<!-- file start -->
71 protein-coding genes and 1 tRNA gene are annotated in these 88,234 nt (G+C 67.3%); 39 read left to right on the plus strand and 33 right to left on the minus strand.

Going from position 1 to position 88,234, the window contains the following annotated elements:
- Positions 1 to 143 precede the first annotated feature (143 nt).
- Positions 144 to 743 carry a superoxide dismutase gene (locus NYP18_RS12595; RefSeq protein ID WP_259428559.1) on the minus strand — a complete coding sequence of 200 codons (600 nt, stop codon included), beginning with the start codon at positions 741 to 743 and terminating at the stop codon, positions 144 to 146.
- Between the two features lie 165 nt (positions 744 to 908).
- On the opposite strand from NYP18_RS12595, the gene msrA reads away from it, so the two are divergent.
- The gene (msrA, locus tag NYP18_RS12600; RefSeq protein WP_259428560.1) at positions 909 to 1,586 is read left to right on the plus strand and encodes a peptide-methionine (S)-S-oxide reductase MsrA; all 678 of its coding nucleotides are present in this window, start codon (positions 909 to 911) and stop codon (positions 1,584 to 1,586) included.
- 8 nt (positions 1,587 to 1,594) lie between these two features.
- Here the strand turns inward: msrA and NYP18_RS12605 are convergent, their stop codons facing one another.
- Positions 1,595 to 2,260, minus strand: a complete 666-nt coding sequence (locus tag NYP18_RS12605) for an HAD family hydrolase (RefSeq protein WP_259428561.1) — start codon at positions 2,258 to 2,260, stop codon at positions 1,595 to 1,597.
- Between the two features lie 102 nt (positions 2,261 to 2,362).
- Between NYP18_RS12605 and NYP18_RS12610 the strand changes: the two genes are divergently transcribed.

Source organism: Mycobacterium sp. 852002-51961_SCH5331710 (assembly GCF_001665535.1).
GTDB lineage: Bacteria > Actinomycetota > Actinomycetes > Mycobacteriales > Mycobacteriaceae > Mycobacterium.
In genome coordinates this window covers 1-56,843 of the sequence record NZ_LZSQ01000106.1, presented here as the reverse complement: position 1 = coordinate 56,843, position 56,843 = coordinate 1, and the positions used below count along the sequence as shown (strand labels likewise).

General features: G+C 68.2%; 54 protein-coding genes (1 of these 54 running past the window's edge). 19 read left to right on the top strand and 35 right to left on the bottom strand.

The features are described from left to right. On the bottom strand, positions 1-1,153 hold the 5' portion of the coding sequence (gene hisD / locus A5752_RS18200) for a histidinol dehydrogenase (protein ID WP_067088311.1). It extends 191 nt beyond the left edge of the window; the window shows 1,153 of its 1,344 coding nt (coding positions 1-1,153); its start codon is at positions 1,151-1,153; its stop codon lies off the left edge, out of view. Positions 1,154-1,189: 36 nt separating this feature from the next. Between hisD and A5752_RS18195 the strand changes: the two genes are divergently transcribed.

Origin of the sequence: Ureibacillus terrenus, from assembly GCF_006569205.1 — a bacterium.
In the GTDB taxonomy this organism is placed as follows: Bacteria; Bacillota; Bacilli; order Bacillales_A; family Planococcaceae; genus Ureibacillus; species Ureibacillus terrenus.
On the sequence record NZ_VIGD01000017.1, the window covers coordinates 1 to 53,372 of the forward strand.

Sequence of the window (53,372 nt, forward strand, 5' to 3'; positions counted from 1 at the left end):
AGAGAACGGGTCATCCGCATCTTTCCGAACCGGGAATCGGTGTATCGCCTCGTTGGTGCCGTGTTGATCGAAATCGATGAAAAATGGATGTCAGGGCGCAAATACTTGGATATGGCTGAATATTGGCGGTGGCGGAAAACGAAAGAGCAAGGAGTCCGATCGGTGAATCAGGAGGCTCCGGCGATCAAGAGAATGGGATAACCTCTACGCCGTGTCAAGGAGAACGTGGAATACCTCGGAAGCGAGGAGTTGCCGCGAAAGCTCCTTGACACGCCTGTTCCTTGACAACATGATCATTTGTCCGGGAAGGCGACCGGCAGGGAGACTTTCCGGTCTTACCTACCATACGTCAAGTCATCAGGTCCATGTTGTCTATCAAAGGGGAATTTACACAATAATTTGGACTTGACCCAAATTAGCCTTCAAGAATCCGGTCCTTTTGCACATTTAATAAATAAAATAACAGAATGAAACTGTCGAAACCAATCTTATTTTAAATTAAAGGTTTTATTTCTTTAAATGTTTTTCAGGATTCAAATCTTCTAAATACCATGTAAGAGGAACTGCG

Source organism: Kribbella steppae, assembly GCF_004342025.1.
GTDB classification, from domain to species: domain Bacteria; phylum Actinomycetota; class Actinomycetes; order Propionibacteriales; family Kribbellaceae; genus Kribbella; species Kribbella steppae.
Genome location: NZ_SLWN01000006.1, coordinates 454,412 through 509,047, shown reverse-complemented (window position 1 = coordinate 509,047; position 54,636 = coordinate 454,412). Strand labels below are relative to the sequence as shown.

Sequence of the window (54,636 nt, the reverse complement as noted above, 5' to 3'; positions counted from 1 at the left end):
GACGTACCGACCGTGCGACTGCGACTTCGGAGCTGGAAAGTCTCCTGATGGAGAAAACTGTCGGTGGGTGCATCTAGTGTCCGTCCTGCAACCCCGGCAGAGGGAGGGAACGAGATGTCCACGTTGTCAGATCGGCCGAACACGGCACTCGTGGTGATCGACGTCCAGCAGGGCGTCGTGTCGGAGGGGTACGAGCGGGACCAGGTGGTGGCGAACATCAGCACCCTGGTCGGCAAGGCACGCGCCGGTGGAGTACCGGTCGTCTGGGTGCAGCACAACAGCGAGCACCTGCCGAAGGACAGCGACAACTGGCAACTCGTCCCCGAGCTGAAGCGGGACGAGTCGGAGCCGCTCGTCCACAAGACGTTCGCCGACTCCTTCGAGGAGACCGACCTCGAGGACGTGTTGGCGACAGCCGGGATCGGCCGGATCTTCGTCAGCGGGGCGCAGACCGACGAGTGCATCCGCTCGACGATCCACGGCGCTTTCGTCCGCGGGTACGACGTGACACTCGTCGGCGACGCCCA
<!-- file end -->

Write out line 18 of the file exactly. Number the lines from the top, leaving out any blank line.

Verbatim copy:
Origin of the sequence: Ureibacillus terrenus, from assembly GCF_006569205.1 — a bacterium.